by Zulfiqar Ali Khan
HUNZA, Oct 1: An ancient house in Hunza has received the Unesco’s Heritage Award for 2009. Ali Gohar House, a 400-year-old architectural masterpiece, formerly used by envoy of Mir of Hunza to Kashgar, Sinkiang, was selected by a panel of international conservation experts in architecture, urban planning, heritage conservation and landscape design from among the 52 entries from 14 Asia-Pacific countries, including Australia, China, India, Korea, Vietnam, New Zealand and Thailand. The historic house has been restored by the Aga Khan Cultural Service.
The award distribution ceremony is expected to take place in the first quarter of 2010 at Ganish, Hunza, and will be attended by the representatives of Unesco, ministries of Culture and Tourism, community and foreign embassies.
Being involved in the rehabilitation of Ganish old settlements since 1998, the Aga Khan Cultural Service, Pakistan on the request of the Ganish Khun Heritage Care and Social Welfare Society (GKHC & SWS), initiated the physical conservation of the house in 2004. ‘Reusability’ being the core component for restoration, Ali Gohar House was intended to be used as a community centre, providing working space to the Ganish society, encouraging women to congregate and work, and to be a centre for arts, crafts and documentation of Ganish culture in consultation with the community. The House has now been leased by the owner to the community, setting a strong example of community based management system.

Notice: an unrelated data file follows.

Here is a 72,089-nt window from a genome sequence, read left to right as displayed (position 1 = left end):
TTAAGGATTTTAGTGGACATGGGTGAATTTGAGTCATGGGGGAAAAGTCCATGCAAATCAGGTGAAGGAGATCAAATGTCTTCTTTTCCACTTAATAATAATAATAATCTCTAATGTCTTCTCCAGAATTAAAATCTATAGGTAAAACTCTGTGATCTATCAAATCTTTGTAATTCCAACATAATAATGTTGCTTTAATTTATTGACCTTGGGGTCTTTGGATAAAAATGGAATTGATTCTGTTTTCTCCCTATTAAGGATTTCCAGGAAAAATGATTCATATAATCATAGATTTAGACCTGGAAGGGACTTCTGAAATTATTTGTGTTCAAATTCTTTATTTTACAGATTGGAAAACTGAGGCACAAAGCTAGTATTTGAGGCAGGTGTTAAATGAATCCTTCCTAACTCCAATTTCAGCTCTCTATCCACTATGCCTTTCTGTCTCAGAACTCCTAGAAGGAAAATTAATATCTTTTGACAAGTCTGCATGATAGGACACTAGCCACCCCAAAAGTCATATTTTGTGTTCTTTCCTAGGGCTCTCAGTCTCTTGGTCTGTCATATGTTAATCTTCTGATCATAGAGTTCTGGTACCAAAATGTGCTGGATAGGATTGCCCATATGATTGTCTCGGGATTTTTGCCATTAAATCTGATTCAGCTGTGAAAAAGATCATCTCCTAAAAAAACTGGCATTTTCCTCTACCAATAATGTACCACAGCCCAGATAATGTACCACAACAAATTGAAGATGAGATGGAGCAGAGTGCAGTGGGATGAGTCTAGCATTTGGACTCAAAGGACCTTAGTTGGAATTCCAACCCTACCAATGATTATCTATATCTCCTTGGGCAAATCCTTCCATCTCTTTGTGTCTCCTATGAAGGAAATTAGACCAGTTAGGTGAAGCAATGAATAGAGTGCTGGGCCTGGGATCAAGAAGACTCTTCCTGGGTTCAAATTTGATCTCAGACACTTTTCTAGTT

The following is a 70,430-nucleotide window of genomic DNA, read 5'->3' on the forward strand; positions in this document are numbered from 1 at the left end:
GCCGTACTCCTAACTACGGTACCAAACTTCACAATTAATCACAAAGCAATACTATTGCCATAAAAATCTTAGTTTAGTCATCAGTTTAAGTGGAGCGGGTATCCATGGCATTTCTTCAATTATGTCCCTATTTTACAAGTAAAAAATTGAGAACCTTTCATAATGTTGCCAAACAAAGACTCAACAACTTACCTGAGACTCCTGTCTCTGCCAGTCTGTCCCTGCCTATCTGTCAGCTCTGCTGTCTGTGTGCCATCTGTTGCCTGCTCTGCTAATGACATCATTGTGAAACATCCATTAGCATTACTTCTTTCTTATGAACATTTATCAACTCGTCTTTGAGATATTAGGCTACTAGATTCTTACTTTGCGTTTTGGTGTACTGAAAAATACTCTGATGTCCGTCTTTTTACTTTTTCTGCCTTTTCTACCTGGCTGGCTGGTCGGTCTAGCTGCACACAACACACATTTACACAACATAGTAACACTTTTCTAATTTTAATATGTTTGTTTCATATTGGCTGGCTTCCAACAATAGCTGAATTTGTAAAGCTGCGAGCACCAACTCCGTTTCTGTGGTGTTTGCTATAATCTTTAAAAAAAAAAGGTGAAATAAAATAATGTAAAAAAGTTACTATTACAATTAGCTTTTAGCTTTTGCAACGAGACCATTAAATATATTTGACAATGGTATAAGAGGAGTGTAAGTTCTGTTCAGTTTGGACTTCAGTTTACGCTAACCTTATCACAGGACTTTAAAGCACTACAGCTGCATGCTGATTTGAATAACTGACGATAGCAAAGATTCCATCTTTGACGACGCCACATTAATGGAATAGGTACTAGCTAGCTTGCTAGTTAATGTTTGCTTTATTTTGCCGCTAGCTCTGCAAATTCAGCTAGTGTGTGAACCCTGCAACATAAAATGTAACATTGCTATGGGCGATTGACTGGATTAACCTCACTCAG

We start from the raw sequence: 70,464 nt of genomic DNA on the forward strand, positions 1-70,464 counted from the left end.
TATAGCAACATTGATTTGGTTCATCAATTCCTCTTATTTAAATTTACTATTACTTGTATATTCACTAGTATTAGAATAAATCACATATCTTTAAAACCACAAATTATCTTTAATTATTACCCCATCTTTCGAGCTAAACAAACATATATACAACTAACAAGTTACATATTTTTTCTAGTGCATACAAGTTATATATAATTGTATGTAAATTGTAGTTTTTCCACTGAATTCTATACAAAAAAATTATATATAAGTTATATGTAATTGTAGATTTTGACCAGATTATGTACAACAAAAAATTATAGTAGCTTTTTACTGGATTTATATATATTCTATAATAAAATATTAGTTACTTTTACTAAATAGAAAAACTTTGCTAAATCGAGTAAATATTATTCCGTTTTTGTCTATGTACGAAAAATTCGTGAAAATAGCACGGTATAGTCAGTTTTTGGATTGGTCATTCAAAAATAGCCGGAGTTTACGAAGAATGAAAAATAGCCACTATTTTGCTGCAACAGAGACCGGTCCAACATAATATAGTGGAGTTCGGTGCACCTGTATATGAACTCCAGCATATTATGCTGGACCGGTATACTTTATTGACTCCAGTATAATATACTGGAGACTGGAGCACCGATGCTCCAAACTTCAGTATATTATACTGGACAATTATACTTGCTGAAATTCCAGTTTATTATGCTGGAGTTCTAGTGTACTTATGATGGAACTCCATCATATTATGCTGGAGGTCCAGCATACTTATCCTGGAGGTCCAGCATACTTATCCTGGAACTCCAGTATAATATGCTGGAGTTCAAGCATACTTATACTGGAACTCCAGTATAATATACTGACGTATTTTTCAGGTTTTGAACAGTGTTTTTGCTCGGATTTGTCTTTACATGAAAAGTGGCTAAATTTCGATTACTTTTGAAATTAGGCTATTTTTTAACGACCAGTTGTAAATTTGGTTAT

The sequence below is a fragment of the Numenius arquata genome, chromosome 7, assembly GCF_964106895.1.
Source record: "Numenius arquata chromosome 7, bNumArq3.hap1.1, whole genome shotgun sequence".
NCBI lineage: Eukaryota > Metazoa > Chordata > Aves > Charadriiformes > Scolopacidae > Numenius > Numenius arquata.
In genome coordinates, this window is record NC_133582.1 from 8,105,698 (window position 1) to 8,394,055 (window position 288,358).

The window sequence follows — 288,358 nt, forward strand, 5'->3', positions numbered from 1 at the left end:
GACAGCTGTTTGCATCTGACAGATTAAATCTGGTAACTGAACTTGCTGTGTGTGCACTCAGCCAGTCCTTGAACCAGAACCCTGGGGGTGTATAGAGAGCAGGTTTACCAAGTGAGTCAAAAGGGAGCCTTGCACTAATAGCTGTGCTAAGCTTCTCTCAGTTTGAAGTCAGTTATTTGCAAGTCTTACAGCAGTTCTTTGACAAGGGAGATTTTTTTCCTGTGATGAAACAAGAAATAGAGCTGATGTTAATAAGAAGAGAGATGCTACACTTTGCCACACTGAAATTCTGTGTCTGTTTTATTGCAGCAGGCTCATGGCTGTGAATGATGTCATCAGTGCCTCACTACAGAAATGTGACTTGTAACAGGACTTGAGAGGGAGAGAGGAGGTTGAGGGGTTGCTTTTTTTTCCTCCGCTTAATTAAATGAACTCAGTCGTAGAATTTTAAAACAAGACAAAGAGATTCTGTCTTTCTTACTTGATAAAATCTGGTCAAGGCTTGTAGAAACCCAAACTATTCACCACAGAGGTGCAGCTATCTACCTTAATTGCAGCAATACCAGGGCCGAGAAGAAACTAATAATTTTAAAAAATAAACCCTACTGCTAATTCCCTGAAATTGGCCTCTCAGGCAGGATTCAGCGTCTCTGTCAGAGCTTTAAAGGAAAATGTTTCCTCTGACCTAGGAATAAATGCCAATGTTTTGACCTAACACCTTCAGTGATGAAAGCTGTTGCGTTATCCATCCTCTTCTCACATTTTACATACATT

During the restoration, AKCS-P ensured minimising the appearance and unseen presence of all modern elements. The insertions needed for the adaptive reuse were designed in such a way that it permits, if necessary, their removal or alteration in future without damaging the adjacent original fabric. Minor modern materials such as the addition of basic electric and plumbing services were part of the new material incorporated in the historic building’s fabric. All such insertion were undertaken to retain authenticity and integrity of the original house. During the whole process, three missing historic wooden stairs were replaced by new ones to meet modern safety standards, whereas the rest of the house remains in its original form.